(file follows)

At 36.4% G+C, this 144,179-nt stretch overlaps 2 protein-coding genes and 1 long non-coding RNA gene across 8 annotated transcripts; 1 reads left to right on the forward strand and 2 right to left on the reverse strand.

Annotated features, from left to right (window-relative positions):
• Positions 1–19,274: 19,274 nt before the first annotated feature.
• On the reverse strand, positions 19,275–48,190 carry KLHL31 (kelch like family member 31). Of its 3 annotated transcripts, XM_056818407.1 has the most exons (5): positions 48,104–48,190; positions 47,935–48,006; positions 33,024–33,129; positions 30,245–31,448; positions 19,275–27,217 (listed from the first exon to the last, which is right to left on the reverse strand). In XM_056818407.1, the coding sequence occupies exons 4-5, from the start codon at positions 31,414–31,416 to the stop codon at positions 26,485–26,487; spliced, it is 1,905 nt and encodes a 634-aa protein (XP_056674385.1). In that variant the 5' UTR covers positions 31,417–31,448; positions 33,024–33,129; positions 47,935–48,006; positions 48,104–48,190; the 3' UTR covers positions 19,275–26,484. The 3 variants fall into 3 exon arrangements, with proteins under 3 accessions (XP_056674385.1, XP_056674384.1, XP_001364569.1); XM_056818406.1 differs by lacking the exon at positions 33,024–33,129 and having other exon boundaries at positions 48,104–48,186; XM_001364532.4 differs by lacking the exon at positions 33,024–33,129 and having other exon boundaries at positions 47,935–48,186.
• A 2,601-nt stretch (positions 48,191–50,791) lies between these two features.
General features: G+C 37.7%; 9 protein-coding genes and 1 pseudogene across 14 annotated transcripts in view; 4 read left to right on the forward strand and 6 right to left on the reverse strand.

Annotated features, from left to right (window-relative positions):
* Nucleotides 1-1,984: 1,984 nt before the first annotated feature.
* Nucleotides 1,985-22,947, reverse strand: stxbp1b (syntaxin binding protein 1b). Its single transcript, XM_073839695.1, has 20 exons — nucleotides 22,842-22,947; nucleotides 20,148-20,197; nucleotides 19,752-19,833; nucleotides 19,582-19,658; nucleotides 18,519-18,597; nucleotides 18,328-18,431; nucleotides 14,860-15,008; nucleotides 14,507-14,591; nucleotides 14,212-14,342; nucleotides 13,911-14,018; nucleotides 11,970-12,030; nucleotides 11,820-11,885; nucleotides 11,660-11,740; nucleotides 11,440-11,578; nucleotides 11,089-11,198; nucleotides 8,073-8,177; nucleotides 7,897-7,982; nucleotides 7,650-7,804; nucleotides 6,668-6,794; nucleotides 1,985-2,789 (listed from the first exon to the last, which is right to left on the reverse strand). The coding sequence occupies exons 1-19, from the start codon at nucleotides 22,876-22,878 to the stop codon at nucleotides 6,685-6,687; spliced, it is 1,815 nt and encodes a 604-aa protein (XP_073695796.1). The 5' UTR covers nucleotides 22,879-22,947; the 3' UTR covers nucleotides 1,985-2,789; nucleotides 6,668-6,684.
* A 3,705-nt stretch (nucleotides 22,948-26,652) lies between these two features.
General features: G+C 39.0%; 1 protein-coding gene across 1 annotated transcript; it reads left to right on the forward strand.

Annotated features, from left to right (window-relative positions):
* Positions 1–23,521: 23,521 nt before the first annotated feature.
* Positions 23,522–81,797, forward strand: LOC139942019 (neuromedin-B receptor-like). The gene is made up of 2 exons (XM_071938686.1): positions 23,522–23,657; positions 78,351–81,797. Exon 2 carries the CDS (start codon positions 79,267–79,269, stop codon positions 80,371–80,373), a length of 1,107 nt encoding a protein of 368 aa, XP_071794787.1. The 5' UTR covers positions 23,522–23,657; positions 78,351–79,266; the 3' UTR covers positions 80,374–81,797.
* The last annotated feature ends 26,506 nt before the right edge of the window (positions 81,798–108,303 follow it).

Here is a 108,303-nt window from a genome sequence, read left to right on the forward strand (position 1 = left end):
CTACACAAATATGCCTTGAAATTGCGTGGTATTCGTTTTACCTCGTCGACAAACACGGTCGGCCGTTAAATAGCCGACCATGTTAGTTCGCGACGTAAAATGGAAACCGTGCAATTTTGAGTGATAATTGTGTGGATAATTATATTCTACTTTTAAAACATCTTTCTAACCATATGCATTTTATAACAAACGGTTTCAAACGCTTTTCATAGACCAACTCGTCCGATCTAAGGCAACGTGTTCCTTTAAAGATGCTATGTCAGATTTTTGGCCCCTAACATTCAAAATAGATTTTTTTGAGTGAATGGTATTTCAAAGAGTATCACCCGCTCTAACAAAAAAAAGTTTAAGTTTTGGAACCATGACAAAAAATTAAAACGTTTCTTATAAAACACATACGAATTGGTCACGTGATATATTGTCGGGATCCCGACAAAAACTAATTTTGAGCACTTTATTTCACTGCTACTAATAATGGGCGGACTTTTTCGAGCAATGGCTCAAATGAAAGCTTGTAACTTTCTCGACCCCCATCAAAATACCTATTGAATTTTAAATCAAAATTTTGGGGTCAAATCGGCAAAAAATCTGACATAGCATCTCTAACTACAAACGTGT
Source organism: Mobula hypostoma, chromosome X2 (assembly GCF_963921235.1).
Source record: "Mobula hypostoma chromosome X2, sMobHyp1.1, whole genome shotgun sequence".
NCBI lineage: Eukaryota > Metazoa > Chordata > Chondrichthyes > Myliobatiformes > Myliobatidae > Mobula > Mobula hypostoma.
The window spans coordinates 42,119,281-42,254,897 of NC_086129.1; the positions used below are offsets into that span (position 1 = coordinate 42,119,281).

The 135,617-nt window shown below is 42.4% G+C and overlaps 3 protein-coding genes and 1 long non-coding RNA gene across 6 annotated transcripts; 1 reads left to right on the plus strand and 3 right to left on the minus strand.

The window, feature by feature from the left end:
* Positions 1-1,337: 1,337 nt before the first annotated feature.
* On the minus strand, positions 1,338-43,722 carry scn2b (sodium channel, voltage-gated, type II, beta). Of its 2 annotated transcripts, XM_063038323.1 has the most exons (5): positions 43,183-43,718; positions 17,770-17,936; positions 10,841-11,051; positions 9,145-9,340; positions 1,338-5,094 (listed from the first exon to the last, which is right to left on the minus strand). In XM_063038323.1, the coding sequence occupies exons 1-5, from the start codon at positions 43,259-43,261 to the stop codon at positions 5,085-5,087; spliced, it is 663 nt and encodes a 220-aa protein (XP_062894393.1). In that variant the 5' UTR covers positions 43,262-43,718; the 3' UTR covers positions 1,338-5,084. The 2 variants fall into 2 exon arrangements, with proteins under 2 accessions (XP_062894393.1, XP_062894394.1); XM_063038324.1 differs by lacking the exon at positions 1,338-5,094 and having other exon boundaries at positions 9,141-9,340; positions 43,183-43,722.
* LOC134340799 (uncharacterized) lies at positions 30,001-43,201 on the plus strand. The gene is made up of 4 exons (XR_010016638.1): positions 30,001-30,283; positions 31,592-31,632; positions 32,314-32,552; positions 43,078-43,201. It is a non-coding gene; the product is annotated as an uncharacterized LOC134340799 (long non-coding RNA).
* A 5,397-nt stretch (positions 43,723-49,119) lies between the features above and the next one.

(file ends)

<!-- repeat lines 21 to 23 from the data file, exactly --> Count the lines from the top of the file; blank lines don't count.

The window spans coordinates 42,119,281-42,254,897 of NC_086129.1; the positions used below are offsets into that span (position 1 = coordinate 42,119,281).

The 135,617-nt window shown below is 42.4% G+C and overlaps 3 protein-coding genes and 1 long non-coding RNA gene across 6 annotated transcripts; 1 reads left to right on the plus strand and 3 right to left on the minus strand.

The window, feature by feature from the left end: